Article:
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Is a flick-knife a switchblade or a gravity knife? That is to say, is it a "flick" knife because it flicks out when the button is pushed (implies switchblade), or because you need to give it a flick to make it work (implies gravity knife)? I am grateful that I have no direct knowledge of this subject: can any experts here clarify which is the correct term? -- Karada 23:58, 9 Dec 2004 (UTC)

I'm certainly no expert but to me as a speaker of British English a flick-knife is a knife which opens by means of a spring released by pressing a button, intended as a weapon. OED is perhaps ambiguous but Merriam-Webster, Collins, Chambers and Longman all agree with the above. Harry 02:20, 10 Dec 2004 (UTC)

I would like to point out that "Switchblade" is a perjorative term for an automatic opening knife. That is the actual term for these types of knives, in the spirit of accuracy this article should probalby have its title changed to Automatic Opening knife, with Switchblade redirecting to it and being noted as a perjorative term. In Britain a flick knife is almost exclusively, a folding knife with a spring driven opening mechanism. The type of spring opening knife where the blade comes straight out the end is more commonly known as a stilleto.--Ykraps (talk) 15:12, 31 October 2010 (UTC)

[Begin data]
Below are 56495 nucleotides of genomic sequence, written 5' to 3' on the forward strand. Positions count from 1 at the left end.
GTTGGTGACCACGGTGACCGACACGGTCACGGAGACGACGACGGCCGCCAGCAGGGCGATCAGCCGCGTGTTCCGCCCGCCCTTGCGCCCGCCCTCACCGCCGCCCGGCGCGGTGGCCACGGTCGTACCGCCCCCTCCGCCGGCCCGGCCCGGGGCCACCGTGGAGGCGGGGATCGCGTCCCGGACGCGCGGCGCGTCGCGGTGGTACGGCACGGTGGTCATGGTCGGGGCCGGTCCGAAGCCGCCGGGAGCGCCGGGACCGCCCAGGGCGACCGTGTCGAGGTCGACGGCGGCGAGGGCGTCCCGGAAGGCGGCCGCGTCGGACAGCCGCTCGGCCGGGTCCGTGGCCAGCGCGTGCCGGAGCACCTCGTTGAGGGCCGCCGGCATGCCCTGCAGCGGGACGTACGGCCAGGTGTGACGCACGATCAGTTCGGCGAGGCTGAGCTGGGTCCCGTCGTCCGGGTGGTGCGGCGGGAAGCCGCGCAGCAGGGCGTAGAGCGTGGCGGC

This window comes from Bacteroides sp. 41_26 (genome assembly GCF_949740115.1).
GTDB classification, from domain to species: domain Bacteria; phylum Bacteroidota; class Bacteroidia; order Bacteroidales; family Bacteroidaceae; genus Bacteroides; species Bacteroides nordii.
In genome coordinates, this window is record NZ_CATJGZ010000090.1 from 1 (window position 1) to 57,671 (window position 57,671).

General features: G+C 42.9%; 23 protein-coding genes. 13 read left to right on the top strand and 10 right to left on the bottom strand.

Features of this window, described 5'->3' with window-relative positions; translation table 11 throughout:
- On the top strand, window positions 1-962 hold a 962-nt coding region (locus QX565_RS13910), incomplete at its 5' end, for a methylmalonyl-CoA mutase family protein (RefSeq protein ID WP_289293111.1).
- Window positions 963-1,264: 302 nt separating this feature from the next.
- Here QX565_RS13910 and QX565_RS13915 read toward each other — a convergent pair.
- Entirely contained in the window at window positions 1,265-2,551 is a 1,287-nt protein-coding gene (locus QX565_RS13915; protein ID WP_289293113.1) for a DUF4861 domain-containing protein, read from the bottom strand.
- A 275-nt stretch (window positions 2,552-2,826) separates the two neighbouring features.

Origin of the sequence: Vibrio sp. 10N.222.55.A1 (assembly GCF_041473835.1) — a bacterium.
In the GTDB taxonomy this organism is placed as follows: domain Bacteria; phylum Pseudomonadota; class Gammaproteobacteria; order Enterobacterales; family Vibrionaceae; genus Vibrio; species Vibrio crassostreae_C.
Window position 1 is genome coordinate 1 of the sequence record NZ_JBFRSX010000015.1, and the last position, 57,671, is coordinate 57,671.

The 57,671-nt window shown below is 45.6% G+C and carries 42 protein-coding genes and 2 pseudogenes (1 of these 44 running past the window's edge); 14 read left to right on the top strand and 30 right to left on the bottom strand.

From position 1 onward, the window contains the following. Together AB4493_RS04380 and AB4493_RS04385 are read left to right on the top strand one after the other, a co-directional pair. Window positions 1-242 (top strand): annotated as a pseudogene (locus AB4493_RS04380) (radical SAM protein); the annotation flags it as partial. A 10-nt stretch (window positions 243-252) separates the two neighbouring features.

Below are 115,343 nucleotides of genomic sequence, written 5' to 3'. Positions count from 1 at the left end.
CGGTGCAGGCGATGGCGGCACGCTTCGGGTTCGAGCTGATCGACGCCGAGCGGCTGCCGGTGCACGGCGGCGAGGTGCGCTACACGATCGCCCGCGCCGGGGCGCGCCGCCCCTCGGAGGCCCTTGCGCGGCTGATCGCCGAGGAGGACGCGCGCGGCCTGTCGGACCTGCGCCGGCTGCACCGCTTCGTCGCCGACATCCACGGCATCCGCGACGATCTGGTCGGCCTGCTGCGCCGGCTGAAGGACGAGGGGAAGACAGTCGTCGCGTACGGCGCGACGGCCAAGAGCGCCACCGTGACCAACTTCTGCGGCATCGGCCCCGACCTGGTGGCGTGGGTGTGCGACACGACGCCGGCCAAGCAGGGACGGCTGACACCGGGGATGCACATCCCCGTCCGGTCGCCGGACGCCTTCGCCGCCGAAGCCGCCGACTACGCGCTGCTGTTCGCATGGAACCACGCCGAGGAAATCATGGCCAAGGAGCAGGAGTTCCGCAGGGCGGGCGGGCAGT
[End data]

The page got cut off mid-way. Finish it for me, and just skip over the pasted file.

Stilettos are not very common in Europe because they frequently go wrong and are difficult to fix. They are however ambidextrous whereas the side opening knife is not. The folding variety can be opened with the other hand but the button has to be depressed with the side of the forefinger as opposed to the thumb. This is much trickier to do.--Ykraps (talk) 15:28, 31 October 2010 (UTC)

Should the "Ger." behind "Sprenger" stand for German? If so, I will gladly put in a correct German word :) --dp — Preceding unsigned comment added by (talk) 14:19, 24 June 2011 (UTC)

It's more a difference in spelling of Schrade's pushbutton knife, called Springer or Sprenger based on various references. I have edited it.Dellant (talk) 16:14, 8 July 2011 (UTC)


Shouldn't there be something here about the legality of switchblades? I'm not sure what the actual laws are, but it's worth noting. Eldamorie 01:29, 1 May 2005 (UTC)

I agree. I had thought three was something at Knife, but it's just "Automatic knives (switchblades) are almost universally banned from civilian carry if not possession" which is better than nothing and sufficient for the entry Knife, but it would be good to have something more detailed at this more specific headword (Switchblade). Flapdragon 20:15, 1 May 2005 (UTC)
I'm working on an add on of the legality of switchblades in the U.S on a state by state basis: Do you all think that it would be appropriate to include in this article?
The legality section should probably be removed or edited down severely. Wikipedia is not an authoritative source on law and trying to keep this article current on individual state laws shouldn't be within the scope of the article not to mention could possibly open up liability issues. My suggestion is instead have the table provide links to the state departments that WOULD be the authoritative source. (talk) 21:47, 21 December 2011 (UTC)